Go to the Admission Center on the first floor of the Ward Tower – next to the Lobby Café. After the admission process, an escort will take you to the transplant unit. When you get there, you will meet members of your transplant team. The team has doctors, nurses, nurse practitioners, and clinical nurse specialists. Other members of the team that you will meet are the social worker, the psychiatrists, dietitian, chaplain, nursing assistants and unit secretaries.
Radiation Therapy (RT)
Radiation therapy may be part of the preparation for your transplant. Small doses of radiation will be delivered to your whole body (TBI) or to the parts of your body that have lymph nodes (TLI). These doses are given two to three times a day over several days. They are called “fractionated” treatments because the whole dose is divided up. Each treatment takes from 10 to 30 minutes. If you are male and have leukemia or lymphoma, you may have a boost to the testes. This is done to destroy cancer cells that might be hidden there.
You may also need a boost to other parts of your body. The treatment depends on the disease you have. Your transplant doctor and the radiation oncologist will explain the details of your treatment plan.
Having a radiation treatment is something like having an x-ray. The treatment does not hurt. Do not wear any jewelry during treatments. The metal may change the radiation dose to that area. You and your clothes do not become radioactive during or after the treatments. You cannot pass the radiation to other people.
Stop using any creams, lotions, deodorants, or oils (even lip balm) two days before you start radiation treatments. Do not use them at all while you are getting radiation. You may use Aquaphor© at night.
Family members may go with you when you have your treatments. They must wait outside the treatment room. The nurse will tell you more about how the radiation treatment is given and what you will do during treatment.
Chemotherapy alone or combined with radiation therapy does two things:
- It helps treat your disease
- It prevents your body from rejecting the transplanted stem cells.
Some people receive several chemotherapy drugs instead of chemotherapy and radiation. Your doctor will tell you which drugs you will get.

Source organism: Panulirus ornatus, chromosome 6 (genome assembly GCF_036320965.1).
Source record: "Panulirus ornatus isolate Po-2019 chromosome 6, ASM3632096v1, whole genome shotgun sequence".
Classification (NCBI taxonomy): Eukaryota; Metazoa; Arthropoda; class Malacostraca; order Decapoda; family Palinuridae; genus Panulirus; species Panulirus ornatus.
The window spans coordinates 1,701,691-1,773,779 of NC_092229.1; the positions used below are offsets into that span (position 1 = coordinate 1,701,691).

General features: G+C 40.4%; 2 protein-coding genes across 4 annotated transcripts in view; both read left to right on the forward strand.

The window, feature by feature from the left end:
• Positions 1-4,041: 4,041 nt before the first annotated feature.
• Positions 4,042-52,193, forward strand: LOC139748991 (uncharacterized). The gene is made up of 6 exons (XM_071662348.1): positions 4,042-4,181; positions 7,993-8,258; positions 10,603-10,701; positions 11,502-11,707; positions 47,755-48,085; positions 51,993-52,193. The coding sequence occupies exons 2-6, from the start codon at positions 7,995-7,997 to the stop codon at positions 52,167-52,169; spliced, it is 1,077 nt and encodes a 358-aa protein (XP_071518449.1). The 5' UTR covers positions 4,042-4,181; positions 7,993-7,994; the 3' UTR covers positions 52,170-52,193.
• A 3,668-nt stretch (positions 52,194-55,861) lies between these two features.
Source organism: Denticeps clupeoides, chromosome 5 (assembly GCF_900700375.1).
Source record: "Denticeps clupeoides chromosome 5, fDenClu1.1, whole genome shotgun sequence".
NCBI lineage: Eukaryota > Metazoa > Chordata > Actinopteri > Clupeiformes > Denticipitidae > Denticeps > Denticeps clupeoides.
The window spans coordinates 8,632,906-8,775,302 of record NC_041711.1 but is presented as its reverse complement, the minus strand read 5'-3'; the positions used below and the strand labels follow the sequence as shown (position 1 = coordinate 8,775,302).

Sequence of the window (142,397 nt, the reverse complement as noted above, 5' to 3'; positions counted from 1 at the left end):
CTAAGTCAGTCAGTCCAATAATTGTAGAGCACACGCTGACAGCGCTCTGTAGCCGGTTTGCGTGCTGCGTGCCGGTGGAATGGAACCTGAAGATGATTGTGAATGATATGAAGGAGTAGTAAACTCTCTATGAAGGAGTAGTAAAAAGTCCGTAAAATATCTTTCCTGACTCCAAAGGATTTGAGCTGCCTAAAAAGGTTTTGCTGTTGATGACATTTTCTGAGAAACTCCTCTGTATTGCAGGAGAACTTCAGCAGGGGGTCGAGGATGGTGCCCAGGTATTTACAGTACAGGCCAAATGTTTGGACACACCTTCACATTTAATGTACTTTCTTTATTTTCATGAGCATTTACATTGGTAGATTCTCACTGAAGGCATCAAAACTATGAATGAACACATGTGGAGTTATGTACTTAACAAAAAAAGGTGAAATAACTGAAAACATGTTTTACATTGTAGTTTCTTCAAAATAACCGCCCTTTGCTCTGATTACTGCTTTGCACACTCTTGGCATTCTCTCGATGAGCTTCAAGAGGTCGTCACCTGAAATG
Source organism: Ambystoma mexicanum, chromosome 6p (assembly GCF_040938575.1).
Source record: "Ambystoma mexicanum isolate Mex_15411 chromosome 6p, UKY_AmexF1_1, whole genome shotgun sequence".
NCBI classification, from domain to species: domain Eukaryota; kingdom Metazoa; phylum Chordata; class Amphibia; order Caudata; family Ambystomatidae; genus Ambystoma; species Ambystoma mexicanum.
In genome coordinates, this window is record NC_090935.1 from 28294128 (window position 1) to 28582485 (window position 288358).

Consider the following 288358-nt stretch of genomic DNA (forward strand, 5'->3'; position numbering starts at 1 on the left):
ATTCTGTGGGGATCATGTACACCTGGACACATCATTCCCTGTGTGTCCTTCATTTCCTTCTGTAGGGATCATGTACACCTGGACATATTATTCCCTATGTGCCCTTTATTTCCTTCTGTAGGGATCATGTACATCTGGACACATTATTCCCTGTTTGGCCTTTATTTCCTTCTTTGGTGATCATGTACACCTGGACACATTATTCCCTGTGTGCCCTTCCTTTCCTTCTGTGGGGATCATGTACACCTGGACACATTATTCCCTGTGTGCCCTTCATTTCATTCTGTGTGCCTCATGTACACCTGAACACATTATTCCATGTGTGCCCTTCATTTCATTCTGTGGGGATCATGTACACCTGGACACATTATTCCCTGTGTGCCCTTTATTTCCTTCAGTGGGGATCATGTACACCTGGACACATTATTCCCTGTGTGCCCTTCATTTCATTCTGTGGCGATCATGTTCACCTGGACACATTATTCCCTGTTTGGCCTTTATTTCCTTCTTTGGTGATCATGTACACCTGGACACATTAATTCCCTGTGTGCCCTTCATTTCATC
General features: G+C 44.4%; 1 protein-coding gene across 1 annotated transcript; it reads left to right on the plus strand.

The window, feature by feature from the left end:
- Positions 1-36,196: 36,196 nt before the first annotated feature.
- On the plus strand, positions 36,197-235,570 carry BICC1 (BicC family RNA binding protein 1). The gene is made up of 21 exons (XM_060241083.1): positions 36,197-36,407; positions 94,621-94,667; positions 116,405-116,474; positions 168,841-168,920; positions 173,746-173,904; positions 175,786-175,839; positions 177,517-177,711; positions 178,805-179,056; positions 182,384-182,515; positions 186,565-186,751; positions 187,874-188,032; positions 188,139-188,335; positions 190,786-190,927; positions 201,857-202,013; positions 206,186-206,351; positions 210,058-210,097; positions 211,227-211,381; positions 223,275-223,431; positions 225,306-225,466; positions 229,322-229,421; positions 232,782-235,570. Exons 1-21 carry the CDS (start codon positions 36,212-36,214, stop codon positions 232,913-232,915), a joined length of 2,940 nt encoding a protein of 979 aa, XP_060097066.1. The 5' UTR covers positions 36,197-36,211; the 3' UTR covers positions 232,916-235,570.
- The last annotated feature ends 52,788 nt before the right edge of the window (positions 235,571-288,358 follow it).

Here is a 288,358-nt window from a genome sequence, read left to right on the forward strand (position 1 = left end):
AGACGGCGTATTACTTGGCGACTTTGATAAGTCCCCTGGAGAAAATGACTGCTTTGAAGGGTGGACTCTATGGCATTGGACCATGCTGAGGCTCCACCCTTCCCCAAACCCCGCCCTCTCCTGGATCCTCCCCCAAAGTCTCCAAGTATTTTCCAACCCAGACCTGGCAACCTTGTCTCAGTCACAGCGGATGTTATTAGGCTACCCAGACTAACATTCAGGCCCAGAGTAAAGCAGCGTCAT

Side Effects of Radiation and Chemotherapy
There are side effects to radiation therapy and chemotherapy. Possible side effects of this therapy include the following:
Bone Marrow Suppression
Radiation and chemotherapy treatments kill both leukemia cells and normal cells in your bone marrow. Because the bone marrow produces your blood cells, your blood counts will be very low until the donor’s marrow begins to work. While you blood counts are low, special measures will be used to protect you from infection and bleeding.
Gastrointestinal Tract Symptoms
Radiation and chemotherapy can make you feel sick when they are given. They also destroy normal cells lining the mouth and intestines. This may cause nausea, vomiting, and diarrhea during and after the treatments. You may also develop painful sores in your mouth and mild to severe pain in your throat and lower esophagus. These are temporary. You will be given anti-nausea and pain medicine when you need it. As your white blood cell count starts to increase, your mouth and throat will start to heal.
You will temporarily lose hair on your body and scalp. This begins about seven to ten days after you have finished your treatment. Until your hair grows back, it may help to wear a scarf, wig or hat. Your hair will start to grow back beginning about three months after your transplant.
The “Look Good…Feel Better” program has specially trained people to teach you how to use make-up to cover sallow skin and hide the loss of eyebrows. The program is offered at 1:30 p.m. on the third Monday of each month in the Patient Support Pavilion in the Cancer Institute. Call 501-686-5578 to sign up.
Sterility is a side effect of both TBI and high-dose chemotherapy. It is highly likely that you will not be able to have children after your transplant. You will be able to have sexual relations. If you have any problems, tell your doctor. There are many causes and most problems can be helped. Your feelings about a cancer diagnosis and treatment can make you less interested in sex. Fatigue is also common after transplant. You may not have the energy to have sex when you are tired. Sometimes, physical problems interfere.
Your periods may become irregular or stop. While you are in the hospital, you will take medicine to stop your periods. This is because your platelet count will be low and you will bleed very easily. The medicine will be stopped when your platelets are high enough so that it is safe for you to have periods again. You may need hormone replacement after treatment.
After treatment, your sperm count may be much lower or you may not produce any sperm. If you want to bank your sperm, you must do it before radiation and chemotherapy. Ask your doctor, nurse, or social worker for details before your admission. Some male patients develop erectile dysfunction (impotence). If this happens, please tell your doctor.
Difficulty with Concentration
Some people tell us they have trouble concentrating after transplant. They complain that their attention span is short. Math may become difficult. This often improves over time, but some patients will not return to the same level they had before transplant.